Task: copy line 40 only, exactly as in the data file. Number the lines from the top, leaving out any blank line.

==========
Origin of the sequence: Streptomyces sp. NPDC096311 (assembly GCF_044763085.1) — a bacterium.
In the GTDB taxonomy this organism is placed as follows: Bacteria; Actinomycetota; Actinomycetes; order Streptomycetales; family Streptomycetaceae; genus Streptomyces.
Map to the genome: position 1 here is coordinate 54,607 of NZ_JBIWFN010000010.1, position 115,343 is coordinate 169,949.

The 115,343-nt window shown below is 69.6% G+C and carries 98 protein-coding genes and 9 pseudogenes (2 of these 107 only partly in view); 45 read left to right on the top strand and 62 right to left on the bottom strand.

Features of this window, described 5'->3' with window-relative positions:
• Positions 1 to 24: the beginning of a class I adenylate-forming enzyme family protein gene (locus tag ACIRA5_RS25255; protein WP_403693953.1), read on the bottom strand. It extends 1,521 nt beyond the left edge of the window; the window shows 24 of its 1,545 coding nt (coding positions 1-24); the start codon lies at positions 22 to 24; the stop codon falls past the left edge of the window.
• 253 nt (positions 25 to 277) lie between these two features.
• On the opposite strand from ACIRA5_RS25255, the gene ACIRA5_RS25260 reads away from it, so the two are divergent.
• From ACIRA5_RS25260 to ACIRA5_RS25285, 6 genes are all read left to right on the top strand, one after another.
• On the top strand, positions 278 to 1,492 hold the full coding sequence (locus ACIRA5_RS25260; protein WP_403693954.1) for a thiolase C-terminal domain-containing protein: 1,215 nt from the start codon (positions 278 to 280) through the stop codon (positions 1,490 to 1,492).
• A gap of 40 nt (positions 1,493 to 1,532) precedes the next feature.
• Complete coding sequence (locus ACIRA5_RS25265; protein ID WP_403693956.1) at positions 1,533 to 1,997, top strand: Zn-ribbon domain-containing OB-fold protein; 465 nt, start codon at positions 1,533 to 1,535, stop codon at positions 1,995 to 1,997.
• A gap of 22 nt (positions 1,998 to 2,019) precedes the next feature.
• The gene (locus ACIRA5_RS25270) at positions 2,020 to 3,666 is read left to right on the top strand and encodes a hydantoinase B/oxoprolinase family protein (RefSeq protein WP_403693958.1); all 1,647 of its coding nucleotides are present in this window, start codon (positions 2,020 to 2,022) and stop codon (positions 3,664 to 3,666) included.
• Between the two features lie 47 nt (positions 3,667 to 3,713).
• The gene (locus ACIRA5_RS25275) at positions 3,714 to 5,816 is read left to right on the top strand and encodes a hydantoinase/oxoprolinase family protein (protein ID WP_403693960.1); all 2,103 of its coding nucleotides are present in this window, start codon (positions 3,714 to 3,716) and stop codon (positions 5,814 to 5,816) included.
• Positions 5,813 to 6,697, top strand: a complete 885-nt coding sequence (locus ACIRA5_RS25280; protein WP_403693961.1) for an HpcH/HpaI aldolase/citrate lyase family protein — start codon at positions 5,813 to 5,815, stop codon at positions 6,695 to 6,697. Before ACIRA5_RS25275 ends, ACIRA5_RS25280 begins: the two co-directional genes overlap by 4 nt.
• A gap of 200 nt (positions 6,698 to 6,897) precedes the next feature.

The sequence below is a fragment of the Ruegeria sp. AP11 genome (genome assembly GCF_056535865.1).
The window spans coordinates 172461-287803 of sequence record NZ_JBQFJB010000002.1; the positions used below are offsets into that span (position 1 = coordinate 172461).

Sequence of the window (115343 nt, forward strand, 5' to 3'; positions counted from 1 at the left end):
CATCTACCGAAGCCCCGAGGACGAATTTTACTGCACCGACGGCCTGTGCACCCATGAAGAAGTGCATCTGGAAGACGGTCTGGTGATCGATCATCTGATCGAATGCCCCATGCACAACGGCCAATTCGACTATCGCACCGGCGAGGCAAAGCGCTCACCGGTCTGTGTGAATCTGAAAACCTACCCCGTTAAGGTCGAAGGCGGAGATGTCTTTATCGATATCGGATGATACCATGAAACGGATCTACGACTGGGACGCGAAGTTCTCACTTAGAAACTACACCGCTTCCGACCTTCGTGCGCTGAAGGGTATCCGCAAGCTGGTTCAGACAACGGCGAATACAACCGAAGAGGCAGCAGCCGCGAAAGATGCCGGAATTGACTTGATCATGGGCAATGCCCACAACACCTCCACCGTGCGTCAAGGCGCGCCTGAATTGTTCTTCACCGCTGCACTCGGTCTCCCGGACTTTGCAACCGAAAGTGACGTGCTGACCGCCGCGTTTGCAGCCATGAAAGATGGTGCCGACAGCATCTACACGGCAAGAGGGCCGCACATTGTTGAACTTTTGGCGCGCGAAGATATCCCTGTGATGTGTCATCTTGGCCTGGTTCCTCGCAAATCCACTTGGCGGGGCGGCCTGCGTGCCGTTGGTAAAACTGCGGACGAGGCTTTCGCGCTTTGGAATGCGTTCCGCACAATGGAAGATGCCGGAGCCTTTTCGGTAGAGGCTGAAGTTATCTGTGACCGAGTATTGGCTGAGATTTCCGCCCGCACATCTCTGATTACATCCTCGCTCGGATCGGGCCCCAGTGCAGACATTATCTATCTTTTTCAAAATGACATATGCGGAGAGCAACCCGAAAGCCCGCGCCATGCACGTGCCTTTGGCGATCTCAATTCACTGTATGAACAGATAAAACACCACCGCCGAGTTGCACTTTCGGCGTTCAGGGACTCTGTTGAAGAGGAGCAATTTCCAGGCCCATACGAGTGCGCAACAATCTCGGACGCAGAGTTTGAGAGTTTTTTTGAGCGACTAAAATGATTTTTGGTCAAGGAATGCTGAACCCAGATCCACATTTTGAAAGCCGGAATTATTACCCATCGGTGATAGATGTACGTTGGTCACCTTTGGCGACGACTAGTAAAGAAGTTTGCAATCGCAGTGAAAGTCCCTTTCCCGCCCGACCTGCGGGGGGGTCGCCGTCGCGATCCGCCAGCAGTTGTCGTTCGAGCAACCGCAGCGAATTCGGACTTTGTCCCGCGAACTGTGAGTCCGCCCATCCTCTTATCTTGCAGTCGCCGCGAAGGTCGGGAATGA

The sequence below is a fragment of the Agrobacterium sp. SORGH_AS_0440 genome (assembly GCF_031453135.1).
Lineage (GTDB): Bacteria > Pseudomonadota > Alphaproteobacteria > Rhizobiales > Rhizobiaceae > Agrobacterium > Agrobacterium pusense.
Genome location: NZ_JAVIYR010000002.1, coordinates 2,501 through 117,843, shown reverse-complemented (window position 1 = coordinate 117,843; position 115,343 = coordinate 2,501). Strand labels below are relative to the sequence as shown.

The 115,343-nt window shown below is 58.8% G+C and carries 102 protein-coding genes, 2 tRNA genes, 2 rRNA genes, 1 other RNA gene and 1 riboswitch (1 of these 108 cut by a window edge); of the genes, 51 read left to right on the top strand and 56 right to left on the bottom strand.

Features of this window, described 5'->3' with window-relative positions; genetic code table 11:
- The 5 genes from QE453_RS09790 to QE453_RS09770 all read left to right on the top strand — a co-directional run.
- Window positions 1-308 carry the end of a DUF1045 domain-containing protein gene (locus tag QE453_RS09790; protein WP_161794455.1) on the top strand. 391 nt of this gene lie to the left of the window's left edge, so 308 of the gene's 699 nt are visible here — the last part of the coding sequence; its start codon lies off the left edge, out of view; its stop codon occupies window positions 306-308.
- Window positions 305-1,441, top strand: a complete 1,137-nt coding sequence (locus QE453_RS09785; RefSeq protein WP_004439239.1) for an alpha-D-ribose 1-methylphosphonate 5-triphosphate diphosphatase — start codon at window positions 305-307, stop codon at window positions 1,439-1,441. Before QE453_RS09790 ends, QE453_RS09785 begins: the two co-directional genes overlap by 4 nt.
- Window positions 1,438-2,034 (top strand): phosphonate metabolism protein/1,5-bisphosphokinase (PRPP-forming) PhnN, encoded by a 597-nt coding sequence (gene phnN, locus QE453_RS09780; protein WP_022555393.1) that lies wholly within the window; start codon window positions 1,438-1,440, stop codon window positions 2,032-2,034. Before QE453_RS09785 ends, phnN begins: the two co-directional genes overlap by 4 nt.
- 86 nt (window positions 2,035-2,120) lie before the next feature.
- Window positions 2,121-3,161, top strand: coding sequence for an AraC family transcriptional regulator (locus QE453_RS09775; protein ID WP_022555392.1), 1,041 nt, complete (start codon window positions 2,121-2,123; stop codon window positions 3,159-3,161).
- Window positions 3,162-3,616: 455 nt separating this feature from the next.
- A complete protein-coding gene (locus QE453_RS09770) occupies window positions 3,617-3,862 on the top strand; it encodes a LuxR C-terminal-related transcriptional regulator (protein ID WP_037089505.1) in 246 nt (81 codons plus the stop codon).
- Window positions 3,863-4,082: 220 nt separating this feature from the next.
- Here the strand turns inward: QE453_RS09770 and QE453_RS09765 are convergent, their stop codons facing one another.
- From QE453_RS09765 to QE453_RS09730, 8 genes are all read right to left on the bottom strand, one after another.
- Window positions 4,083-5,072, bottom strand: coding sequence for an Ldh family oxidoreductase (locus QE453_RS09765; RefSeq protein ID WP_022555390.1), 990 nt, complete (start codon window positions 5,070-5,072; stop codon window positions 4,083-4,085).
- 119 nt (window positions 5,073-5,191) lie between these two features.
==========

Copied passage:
- 119 nt (window positions 5,073-5,191) lie between these two features.